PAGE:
20 September 2019 Featured News

Best brains on the job

New centre to research disease

Article written by Janelle Miles, Medical Reporter.

ISAAC Schulz was just four months old when he was diagnosed with a large, inoperable brain tumour, devastating his first-time parents.

His proud mum Luarna says her son, who will turn three in May, “hardly ever cried” through more than a year of chemotherapy, which shrunk his tumour by half.

“He’s a beautiful boy. He made the hard times a lot easier to get through,” the 29-year-old said.

Although the tumour – a juvenile pilocytic astrocytoma – has stopped growing, Ms Schulz says Isaac’s future is uncertain.

He is one of about 60 children diagnosed with brain tumours at the Queensland Children’s Hospital each year.

Today, a virtual Centre for Child and Adolescent Brain Cancer Research – the first of its kind in Australia – will be launched in Brisbane, bringing together the best minds in the field in Queensland to improve treatments and outcomes.

Once of centre’s four directors, paediatric oncologist Tim Hassall, said it was “a bit like having a State of Origin team” working on defeating childhood brain cancer.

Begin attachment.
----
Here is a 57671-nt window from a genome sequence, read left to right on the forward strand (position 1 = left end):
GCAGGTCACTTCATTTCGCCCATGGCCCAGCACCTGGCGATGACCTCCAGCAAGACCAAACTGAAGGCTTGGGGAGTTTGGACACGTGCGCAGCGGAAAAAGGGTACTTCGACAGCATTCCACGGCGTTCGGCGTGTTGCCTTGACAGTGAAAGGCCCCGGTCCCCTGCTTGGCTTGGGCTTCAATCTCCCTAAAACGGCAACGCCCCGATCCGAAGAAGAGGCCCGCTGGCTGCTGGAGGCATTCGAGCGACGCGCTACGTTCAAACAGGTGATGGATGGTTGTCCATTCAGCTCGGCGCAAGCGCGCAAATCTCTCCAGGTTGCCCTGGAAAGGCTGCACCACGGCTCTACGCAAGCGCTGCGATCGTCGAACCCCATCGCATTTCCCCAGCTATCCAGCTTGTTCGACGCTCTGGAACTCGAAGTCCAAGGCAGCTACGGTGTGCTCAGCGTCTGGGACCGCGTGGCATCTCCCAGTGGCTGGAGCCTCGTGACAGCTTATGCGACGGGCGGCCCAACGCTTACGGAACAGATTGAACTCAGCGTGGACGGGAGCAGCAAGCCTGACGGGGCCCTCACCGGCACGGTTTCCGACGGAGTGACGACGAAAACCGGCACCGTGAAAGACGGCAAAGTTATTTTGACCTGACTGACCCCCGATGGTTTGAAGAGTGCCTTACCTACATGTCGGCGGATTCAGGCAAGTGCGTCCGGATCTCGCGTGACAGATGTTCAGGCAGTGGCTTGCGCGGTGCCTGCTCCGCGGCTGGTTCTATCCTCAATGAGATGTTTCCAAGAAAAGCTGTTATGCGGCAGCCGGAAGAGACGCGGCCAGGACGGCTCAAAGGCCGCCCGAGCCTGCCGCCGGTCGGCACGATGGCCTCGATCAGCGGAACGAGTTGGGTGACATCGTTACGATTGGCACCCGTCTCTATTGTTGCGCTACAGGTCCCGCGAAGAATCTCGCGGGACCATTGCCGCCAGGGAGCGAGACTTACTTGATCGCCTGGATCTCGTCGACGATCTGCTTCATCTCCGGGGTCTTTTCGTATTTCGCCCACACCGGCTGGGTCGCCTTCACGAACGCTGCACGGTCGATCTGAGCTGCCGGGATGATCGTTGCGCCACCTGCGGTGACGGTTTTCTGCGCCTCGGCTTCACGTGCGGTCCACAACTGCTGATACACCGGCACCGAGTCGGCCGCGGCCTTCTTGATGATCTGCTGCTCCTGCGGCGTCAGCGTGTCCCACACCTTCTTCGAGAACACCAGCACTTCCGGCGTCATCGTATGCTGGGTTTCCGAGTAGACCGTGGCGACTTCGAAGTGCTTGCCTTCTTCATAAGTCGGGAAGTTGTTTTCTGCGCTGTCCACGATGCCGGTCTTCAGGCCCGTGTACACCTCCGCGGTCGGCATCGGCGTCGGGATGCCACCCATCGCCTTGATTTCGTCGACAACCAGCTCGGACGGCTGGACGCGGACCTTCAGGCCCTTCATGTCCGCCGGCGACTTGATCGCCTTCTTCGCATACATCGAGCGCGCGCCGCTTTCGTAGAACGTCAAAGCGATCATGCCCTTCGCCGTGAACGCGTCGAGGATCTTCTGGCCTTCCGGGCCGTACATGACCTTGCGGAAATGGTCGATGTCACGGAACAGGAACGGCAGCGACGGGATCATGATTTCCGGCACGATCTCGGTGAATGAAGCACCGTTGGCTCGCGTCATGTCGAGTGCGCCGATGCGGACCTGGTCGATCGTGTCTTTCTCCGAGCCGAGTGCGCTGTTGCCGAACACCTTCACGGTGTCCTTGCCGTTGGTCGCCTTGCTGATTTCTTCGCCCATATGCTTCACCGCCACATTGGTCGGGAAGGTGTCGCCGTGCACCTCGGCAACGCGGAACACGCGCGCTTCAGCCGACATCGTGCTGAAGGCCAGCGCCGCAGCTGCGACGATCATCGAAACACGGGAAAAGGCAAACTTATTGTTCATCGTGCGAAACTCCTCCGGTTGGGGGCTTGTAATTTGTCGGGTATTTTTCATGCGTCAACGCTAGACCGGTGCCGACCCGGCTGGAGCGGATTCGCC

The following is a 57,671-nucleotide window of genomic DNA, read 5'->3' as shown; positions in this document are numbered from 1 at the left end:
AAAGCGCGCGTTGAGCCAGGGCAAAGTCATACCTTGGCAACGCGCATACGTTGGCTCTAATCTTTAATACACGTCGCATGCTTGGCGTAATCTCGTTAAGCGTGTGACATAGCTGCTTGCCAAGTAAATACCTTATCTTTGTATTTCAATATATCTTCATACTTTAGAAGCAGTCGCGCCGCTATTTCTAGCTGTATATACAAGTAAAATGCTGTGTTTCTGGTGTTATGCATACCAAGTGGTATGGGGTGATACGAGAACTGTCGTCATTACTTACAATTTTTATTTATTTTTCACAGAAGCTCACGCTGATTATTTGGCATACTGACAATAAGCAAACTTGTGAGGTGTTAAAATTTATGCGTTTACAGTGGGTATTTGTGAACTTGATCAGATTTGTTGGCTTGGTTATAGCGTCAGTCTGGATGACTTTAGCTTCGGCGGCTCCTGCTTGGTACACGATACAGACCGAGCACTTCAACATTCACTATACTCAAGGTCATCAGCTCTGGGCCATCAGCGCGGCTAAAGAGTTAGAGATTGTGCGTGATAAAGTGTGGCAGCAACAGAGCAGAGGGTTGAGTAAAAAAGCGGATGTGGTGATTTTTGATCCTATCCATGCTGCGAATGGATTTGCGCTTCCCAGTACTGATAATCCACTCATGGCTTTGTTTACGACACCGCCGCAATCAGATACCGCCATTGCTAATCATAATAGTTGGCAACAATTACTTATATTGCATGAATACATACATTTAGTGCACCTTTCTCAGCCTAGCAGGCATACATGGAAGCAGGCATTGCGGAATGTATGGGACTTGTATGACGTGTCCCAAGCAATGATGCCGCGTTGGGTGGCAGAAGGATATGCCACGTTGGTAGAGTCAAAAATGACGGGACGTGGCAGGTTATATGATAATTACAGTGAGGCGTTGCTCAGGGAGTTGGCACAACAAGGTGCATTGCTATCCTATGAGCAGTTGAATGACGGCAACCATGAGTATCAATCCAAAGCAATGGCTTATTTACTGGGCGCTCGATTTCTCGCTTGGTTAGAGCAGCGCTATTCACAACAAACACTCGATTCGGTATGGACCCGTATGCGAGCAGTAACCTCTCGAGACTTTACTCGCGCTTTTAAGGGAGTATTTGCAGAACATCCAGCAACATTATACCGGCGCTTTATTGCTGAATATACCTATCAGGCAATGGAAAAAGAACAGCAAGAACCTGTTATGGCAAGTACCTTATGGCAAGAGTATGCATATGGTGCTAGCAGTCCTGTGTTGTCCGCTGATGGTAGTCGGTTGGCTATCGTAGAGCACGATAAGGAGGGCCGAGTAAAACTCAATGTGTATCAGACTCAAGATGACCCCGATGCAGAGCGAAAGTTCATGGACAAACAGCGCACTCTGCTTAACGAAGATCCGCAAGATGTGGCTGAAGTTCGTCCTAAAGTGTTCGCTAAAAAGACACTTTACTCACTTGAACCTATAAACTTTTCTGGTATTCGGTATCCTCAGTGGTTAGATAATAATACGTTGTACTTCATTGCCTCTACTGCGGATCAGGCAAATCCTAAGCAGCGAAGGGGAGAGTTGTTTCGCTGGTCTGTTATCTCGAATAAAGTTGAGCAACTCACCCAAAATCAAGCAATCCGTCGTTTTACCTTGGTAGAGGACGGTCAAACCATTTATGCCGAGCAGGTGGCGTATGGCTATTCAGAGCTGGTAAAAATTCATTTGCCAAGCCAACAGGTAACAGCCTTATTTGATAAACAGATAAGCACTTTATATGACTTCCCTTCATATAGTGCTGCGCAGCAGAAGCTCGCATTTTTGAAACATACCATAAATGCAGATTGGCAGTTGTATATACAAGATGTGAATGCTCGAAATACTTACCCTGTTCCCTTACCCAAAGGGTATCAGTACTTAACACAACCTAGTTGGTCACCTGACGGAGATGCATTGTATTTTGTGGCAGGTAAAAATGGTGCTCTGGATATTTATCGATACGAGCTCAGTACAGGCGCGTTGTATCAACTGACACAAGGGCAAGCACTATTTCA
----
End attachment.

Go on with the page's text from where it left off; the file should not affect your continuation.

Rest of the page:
He said the centre would not only work on developing new treatments for brain cancer, it would also research ways to better support children and families.

For example, they an in-depth study into the emotional and financial costs of a brain cancer diagnosis in a family to better advocate for support services, such as more social workers and psychologists.

Ms Schulz said Isaac was still tube-fed and unable to crawl after treatment for his brain tumour. He has regular physiotherapy and speech therapy.

“It definitely threw out a lot of plans in terms of having more children and things like that, but we’re so grateful to have Isaac with us today,” Ms Schulz said. “He’s definitely taught us a lot of strengths. He’s a very, very happy little man. He’s so strong and resilient. We couldn’t have asked for anything more with him.”

The new research centre is funded over five years with $5 million from the Children’s Hospital Foundation.

The Centre for Children and Adolescent Brain Cancer Research is a collaboration between the Queensland Children’s Hospital, the University of Queensland’s Institute for Molecular Bioscience, QIMR Berghofer Medical Research Institute and QUT. To donate, go to childrens.org.au/braincancer.